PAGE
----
After spending the better part of a weekend trying to get closed captions or subtitles to work on my webpage, I’m here to tell you I have finally done it. The test video I uploaded with the captions, finally started to work. I have captions working on my video…happy am I!! Check out the video below. I know that the captions are not completely correct, some take up nearly all the screen but at least it’s working and I can start to fine tune the captions so they are timed correctly.
As I research learning with closed captions, I’m seriously impressed with what I see. Finland has a high literacy rate. Why? Because they have better teachers? No. Because they don’t produce their own movies and TV shows. They use everyone else’s and then subtitle in their own language. The fun part is that the kids don’t mind and it makes them work while they veg…how about that.
Looking at other countries, India has low literacy rates, so what do they do? Like many countries they lower the bar so they don’t look so bad. Does this fix the problem? Never does. So what does one enterprising man do? He looks at how subtitling videos effects the literacy of the population. And low and behold, it improves it.
It improves comprehension as well. There are studies that look at not only reading comprehension but the effects closed captioning and subtitles have on listening comprehension. This is not the “perfect drug” that will fix all our educational woes but it seems to vastly improve many of the issues that we see in our youngsters. If you think about literacy, it touches nearly all aspects of education. You have to be able to read and comprehend your text book in science and social studies to really do well. So if we could improve our students literacy, we could improve their scholastics all around.
I have one little girl who is 4 and already can spell Mom without help (and dad, let’s not leave him out) and my other little 4 year old girl who is just happy being a drama queen. For both of them, I’m going to start using CC whenever I put them in front of the tube so that they will be ahead of the game. Let’s not forget my 6 year old who has already started the “I don’t want to read that” game. I figure it will definitely help to bring her up another level so that when she hits middle school she won’t struggle with the reading as much as some of my current students do.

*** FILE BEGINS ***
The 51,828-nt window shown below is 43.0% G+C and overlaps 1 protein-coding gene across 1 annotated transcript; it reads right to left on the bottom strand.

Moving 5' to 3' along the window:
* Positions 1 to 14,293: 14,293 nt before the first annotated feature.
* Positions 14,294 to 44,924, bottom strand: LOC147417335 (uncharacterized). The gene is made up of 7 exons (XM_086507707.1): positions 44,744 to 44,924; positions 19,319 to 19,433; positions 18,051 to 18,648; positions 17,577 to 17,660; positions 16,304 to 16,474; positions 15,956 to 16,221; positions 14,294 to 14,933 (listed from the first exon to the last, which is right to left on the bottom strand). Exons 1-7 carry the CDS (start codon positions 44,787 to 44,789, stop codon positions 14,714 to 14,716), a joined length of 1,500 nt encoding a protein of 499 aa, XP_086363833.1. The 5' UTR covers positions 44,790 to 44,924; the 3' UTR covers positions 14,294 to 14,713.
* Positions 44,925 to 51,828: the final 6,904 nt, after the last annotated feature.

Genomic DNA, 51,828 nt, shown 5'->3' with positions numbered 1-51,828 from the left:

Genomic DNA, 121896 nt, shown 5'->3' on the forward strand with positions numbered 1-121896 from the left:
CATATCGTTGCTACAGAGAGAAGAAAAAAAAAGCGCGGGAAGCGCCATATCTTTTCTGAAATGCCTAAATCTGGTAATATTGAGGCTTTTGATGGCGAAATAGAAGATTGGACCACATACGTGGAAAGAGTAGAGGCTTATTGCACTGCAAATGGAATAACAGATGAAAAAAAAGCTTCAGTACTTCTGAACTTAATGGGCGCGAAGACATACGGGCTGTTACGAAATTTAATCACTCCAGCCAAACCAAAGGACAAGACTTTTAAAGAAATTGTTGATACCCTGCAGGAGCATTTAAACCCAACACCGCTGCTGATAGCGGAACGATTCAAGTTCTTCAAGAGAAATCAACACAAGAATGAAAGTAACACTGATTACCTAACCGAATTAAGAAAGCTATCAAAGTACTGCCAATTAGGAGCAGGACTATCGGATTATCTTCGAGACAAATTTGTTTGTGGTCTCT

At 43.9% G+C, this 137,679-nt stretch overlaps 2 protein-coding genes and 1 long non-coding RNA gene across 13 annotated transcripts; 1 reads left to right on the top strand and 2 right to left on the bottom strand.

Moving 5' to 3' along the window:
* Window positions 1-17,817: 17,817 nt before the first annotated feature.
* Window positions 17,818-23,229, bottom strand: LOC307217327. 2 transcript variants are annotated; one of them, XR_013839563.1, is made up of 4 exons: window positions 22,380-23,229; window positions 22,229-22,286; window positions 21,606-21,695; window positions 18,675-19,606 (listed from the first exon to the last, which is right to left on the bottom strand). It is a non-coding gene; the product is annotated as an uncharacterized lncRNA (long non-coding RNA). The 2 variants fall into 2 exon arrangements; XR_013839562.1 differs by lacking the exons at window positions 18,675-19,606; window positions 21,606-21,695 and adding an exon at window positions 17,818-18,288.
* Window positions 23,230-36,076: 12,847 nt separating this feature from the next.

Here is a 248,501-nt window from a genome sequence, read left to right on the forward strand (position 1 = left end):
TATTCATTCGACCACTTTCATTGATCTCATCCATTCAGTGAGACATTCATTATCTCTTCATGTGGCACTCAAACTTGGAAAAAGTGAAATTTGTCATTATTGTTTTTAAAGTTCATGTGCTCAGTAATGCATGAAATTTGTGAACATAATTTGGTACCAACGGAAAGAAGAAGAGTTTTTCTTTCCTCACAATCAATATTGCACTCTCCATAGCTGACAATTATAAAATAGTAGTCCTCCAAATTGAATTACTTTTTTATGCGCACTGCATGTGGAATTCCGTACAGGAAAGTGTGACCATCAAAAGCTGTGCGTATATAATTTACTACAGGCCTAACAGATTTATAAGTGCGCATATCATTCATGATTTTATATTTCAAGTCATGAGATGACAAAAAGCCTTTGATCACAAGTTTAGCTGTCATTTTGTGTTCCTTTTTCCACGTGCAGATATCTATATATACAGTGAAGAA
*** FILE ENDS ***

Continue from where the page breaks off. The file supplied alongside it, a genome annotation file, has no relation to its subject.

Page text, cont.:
I knew when I started this journey that closed captioning would be important for the deaf and hard of hearing (of which currently I teach none). I had heard rumors that this accommodation would also help others but I was completely blown away by just how far reaching this one small change was. It helps SO many learners. It kind of makes you wonder why more of the “educational” websites do not offer this accommodation. YouTube has closed captioning but many school districts block it. TeacherTube does not appear to accommodate in this way (I’ve e-mailed them about it and am awaiting a response).
After spending all day exploring closed captioning options and actually experimenting with a few, I found that there were some I really liked and some that were a pain. The problem with most of them (I was previously warned, I just forgot) was that with all the free software that captions, most of them do not add it to the video, they just create the file that adds the caption. You still need a software that will combine the two files. That software costs money. I’ve looked at all sorts of options for this. My favorite so far is MovieCaptioner ($99) and you still need to get QuickTime Pro to convert it.
The other problem I’ve found for my own issue is that the CC does not seem to follow the conversions I’ve tried (through Prism since I don’t have $30 for QTPro) and then when I upload to TeacherTube it’s not there. TeacherTube will allow me to upload the .mov file that has the captions but the captions are there once it’s uploaded.
Additionally, TeacherTube appears to convert the silly thing into a Flash Video. This, of course sent me into exploring how to caption flash video. I’ve found myself once again stymied. I found 2 software options that discuss CCing Flash video but one is greek to me (CCforFlash) and the other you have to pay for to even use, there is no shareware option. So here I am struggling with this since TeacherTube is the vehicle I use to deliver videos in the classroom. I either find a new video host, get TeacherTube to give me another option, or find a way to caption flash (which can be done successfully since BrainPop does it.)
I’m working on getting information on close captioning videos and how to go about it. I’ve been really interested in the different programs that I’ve found that allow you to close caption video. So far I’ve found 4 that allow you to do it yourself and 4 companies that will do it for you. As I research each one, I will update the Tech Resources web page.